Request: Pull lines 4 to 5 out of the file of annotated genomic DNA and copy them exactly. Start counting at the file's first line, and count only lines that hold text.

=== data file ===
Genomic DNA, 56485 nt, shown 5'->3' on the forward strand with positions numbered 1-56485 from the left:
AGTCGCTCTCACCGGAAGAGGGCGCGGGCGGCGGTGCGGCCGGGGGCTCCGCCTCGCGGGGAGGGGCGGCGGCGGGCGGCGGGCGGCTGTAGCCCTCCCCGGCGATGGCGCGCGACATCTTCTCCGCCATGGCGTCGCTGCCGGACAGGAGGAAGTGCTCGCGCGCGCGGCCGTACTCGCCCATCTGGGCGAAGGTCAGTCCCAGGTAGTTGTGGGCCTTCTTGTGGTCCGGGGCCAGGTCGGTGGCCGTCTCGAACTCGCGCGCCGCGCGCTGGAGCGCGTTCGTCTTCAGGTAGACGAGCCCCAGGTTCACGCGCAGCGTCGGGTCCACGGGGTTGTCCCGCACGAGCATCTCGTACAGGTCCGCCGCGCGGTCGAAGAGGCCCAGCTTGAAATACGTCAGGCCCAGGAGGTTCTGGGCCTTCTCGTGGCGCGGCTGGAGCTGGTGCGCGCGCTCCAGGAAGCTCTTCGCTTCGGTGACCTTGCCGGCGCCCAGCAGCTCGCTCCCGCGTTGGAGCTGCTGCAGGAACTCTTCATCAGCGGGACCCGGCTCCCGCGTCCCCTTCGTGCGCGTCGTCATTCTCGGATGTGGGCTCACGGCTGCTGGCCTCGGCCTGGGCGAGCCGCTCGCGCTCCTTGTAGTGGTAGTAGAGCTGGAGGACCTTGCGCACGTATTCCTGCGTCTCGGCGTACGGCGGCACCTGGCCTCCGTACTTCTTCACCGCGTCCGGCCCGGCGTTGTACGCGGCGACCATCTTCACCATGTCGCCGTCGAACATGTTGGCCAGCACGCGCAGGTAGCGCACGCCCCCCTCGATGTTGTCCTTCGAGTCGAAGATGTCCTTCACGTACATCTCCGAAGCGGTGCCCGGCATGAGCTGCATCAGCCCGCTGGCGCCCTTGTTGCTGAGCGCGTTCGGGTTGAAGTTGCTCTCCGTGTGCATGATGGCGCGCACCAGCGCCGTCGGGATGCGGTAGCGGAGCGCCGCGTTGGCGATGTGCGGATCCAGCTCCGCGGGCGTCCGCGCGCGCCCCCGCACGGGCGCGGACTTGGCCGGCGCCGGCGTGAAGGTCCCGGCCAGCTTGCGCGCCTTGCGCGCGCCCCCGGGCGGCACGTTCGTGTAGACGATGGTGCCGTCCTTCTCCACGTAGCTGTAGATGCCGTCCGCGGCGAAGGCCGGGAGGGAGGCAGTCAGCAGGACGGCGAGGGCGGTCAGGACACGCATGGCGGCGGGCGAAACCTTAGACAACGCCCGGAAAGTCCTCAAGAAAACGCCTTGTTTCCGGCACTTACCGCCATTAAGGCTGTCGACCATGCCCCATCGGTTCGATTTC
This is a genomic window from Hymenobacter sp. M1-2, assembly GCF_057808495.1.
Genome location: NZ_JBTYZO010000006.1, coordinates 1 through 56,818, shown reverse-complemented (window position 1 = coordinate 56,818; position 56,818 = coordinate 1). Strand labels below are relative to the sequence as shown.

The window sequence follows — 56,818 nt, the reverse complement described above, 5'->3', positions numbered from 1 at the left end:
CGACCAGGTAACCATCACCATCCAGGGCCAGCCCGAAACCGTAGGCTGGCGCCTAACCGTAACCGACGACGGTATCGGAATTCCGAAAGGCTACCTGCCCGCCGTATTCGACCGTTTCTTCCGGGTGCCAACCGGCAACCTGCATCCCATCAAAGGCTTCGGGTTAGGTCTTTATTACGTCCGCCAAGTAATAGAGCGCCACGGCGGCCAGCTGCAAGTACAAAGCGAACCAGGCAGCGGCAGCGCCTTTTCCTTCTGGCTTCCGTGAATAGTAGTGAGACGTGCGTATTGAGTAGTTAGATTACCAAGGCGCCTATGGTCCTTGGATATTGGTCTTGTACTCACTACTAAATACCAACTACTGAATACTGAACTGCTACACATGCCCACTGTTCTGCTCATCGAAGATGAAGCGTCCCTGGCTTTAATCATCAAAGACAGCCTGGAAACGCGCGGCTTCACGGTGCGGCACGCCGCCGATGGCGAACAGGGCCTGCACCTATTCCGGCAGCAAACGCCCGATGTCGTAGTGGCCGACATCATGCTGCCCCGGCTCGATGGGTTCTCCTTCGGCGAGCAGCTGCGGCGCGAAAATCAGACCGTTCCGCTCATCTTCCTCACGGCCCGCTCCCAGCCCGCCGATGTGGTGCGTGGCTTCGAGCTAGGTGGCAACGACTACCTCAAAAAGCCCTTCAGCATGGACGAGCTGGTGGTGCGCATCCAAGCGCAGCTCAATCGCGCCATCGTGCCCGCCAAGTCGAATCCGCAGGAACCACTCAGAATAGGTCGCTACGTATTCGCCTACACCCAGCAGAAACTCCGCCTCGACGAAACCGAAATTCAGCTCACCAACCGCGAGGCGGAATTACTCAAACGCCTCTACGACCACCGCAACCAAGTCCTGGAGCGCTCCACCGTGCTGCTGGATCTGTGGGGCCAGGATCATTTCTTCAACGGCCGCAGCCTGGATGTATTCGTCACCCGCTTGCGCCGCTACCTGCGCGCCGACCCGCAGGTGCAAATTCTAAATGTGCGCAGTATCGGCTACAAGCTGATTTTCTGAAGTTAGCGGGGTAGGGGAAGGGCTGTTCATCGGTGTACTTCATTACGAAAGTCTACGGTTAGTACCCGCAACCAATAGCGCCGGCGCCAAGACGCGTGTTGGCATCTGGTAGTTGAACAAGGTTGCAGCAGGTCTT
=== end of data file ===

Genome location: NZ_JBTYZO010000006.1, coordinates 1 through 56,818, shown reverse-complemented (window position 1 = coordinate 56,818; position 56,818 = coordinate 1). Strand labels below are relative to the sequence as shown.

The window sequence follows — 56,818 nt, the reverse complement described above, 5'->3', positions numbered from 1 at the left end: